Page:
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Morpurgo visit brings Paris Legion up to date

Nearly 100 years after it was created in 1921, the Royal British Legion Paris Branch is still very active and is involved in commemorative events and opening up new ones.

One is a talk by children’s author Michael Morpurgo on October 3 about his book Poppy Field, which tells the story of the poppy emblem.

It is a new step by the branch ( which was created about a fortnight before the UK British Legion was itself founded.

It helped ex-servicemen still in France after the First World War as many hit hard times.

Today’s branch chairman, David Bean, said Paris, as in all branches, aims “to help ex-service people and their families when they are wounded or die, or for any other difficulty they may face, such as financial hardship; but also to take part in commemorative events.”

Every August 4 members are present at the Tomb of the Unknown Soldier at the Arc de Triomphe for the ceremony of the rekindling of the flame.

In September they welcomed 250 cyclists who raised money for the RBL in the Pedal to Paris Poppy Appeal event.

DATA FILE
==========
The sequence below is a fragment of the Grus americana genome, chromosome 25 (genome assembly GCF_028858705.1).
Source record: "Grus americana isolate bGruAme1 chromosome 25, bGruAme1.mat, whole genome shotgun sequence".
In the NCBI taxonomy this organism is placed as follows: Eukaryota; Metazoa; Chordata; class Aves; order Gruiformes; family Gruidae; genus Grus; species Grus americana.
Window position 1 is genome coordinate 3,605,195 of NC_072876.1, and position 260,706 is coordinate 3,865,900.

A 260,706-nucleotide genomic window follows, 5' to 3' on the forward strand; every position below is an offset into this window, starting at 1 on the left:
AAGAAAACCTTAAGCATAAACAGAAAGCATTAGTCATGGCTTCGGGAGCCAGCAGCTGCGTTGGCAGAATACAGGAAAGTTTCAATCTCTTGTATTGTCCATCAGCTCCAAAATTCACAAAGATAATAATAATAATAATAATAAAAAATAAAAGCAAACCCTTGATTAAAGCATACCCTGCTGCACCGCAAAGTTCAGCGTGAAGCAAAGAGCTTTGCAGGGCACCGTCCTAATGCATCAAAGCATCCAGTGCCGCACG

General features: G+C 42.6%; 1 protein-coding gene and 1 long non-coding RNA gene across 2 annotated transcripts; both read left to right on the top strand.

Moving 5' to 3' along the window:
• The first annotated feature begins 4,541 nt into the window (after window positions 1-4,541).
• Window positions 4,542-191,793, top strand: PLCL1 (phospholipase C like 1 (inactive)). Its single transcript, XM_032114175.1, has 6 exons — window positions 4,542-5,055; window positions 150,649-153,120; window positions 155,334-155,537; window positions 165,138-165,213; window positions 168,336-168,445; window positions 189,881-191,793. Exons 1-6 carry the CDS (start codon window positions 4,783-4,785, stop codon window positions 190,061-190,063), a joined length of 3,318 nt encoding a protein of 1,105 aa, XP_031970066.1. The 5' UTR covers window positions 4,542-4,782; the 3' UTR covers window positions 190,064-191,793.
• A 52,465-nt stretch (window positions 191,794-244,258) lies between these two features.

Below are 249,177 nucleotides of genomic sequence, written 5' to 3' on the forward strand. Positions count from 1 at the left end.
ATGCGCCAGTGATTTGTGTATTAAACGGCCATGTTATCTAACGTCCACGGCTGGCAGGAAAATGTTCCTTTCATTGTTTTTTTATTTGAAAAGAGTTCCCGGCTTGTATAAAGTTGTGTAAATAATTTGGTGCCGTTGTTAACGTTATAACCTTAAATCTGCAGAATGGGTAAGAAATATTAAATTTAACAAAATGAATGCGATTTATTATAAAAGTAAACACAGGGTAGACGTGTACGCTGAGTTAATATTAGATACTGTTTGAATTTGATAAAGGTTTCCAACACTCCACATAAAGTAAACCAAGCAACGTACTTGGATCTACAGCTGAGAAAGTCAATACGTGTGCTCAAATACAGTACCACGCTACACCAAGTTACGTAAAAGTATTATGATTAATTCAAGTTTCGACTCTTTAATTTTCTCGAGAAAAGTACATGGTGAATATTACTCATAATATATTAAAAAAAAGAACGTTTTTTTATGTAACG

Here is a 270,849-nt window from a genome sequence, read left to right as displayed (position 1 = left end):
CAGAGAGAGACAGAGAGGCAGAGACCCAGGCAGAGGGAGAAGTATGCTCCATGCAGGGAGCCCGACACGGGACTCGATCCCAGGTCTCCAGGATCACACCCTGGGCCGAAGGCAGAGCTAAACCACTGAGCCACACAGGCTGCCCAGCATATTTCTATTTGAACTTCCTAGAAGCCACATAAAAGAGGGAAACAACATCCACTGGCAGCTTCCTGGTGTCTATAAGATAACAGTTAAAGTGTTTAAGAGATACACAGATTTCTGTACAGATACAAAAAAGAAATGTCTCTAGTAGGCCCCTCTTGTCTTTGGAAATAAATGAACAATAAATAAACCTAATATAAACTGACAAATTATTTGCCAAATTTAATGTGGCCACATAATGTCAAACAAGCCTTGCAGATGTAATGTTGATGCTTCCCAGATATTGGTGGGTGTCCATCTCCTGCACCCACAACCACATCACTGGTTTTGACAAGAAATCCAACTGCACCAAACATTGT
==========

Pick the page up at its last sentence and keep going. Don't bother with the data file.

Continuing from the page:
A mini-commemorative festival of Remembrance for children in November has plenty of poppies and readings of the poems some have written.

The British and Com­mon­wealth Memorial Service on November 11 at Notre Dame will be poignant as it marks the centenary of the end of the First World War. Five Chelsea Pensioners will be present.

Mr Bean said the British presence at memorials was important in France: “Both nations were involved and the French remember it perhaps more than we do. They like and appreciate it when the British get involved.”

The poppy appeal is the main fundraiser including the coffee morning at the Paris residence of the British Ambassador and the sale of the Paris Book of forces members’ experiences.

But membership is falling: “We are now about 100 with 30 core active members, whereas in the 1950s, for example, there were 600-700. We would really welcome new people to join.”

Publicity officer Caroline Clopet is working to involve younger people and children: “A school project will educate pupils of all ages about the two World Wars. First it was aimed at International Schools but other French schools have been using our material.

“Michael Morpurgo’s visit will help get young people involved and to modernise our image.”

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